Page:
How's that? Let me know what you think. 

I am @johnwriter on Twitter and John.Matthew on Facebook. I blog here. View my Youtube Channel Page here.

Friday, April 27, 2012

Three Indian Novels Shortlisted in Commonwealth Prize

This article in Hindustan Times says "Five Indians on Commonwealth Prize" short list. But when I look closer, two out of the five are not Indians: Jamil Ahmad is Pakistani and Shehan Karunatilaka is Sri Lankan. Nevertheless, here are the contenders for the prestigious Commonwealth prize:

"The Wandering Falcon" by Jamil Ahmad 
"Rebirth: A Novel" by Jahnavi Barua
"The Sly Company of People Who Care" by Rahul Bhattacharya
"The Book of Answers" by C.Y. Gopinath 
"Chinaman: The Legend of Pradeep Mathew" by Shehan Karunatilaka.

So good luck to the nominees, and may the best novel win.

I am @johnwriter on Twitter and John.Matthew on Facebook. I blog here. View my Youtube Channel Page here.

Em and the Big Hoom, Jerry Pinto's Novel Launch in Bombay

Last night it was a book launch to cherish because the cream of literati forsook their little, little differences and came together to launch Jerry Pinto's novel Em and the Big Hoom, which has been 20 years in the writing. The chairs were all taken and there was only standing room. The murmur of the chatterati rose steadily until it became a roar at the back of the hall in CCI. I was relieved when David Davidar started the proceedings. I don't know what would have happened otherwise. I would have gone deaf probably. The excited chatter of voices, the laughter, the hugging, the kissing, all part of the rather intimate literary goings on of Bombay. It seemed everyone knew everyone. I recognized a few faces, considering I am not a ferocious social animal, in a manner of speaking.

David Davidar and Ravi Singh from Aleph, the publishers, were there. Kiran Nagarkar was there (No, I am not writing anything, I am too lazy!), Dilip D'souza was there (he liked a short blog post I wrote on an expose he did of the Kota IIT coaching classes, "let's keep in touch" he said), some friends from Caferati including bossman Peter Griffin were there. Peter Griffin who goes by the nickname "Zigzackly" is seeking nomination to be president and I have endorsed him and he has promised me a Padma Shree in return! Hm. I would like to see someone like him presiding over the Rajya Sabha with his ascerbic wit and sense of propriety. Once when I was carrying on a conversation with a friend when a Caferati event was on, he said, "John, will you take the conversation elsewhere?" Hm. Hm. Huh? I can't figure this guy, he is always such an enigma! I would like an enigmatic president than the blank-staring faces we have so far had had.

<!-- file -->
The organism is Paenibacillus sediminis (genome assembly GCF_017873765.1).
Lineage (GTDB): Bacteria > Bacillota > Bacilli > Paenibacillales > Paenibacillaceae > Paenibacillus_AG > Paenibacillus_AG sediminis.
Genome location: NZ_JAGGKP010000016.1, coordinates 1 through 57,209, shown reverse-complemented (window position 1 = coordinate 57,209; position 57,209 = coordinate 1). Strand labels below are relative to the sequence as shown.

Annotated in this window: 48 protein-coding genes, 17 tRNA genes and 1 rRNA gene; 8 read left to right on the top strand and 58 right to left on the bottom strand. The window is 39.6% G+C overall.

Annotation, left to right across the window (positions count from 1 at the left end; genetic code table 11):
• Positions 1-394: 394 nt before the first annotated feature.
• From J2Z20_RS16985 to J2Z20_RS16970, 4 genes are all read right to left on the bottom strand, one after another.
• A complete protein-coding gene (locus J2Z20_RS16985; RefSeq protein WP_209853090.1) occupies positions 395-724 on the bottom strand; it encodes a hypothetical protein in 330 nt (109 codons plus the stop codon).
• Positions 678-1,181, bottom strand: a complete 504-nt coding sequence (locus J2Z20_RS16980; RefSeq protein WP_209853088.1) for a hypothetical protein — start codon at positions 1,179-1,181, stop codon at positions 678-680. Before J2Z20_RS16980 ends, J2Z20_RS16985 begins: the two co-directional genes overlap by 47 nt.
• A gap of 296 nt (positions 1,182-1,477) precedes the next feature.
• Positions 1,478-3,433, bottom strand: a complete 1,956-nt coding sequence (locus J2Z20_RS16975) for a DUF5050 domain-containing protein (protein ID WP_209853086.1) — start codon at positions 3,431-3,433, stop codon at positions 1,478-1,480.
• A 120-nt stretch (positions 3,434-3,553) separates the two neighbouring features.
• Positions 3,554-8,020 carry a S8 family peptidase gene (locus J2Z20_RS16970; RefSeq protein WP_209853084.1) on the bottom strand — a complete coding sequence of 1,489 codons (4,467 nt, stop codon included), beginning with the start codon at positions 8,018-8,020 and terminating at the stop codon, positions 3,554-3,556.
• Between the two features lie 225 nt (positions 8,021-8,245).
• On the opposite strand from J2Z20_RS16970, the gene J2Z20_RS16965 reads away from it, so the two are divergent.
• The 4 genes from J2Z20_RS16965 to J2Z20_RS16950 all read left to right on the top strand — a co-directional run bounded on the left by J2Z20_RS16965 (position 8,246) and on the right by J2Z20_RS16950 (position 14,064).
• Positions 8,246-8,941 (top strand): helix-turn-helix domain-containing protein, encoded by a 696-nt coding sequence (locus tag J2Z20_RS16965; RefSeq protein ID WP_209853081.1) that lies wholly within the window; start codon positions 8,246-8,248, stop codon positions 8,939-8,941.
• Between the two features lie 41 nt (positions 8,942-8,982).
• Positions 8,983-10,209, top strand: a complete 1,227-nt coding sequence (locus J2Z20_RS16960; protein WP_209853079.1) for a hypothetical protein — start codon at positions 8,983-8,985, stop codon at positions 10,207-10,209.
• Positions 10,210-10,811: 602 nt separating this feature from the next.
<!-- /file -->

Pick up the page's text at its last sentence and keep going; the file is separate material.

Be that as it may. I digress. Of course, Jerry is a known face in literary circles most people know him for his non-fiction writing and his poetry. However, to write a novel for 20 years is really something I guess. I was itching to ask him one question, which unfortunately got lost in the intellectual mêlée, which was whether he thought about ditching the project at any time. That's because I am at that stage myself. Mr. Bandookwala, M.B.A., Harvard, my novel, is undergoing birth pangs and I have thought often, why suffer the birth pains when you can stop the delivery itself. That means to forget about being a writer, which means to abandon one thing I held on to, that means to lose hope and regret it all my life. How would it feel to terminate a journey when one is within sight of the destination? Dream on!

But go at his writing steadily, as Jerry did, is what seems the only way out. Though progress is slow the child has to develop hands and feet and as a parent one can't just jettison a baby altogether. That would be throwing the baby with the bathwater (or, something such), as Parameshwaran Iyer, our English teacher would say. Erudite poet Parameshwaran Iyer where are you? We had some very good English teachers in my school Adarsha Vidyalaya who were Malayali Brahmins (MalBrahms, my own invention): Parameshwaran Iyer, Ganapati Iyer. There were more but only two names come to mind. You know you aren't going to make a big difference, you know you will have to depend on activism or some such bullshit to stay in the reckoning, you know your novel will sink without a trace, you know you may be derided and reviled for it. Still you persist, despite prognosis of doom from the doctor, whose sole aim is to scare you and collect money.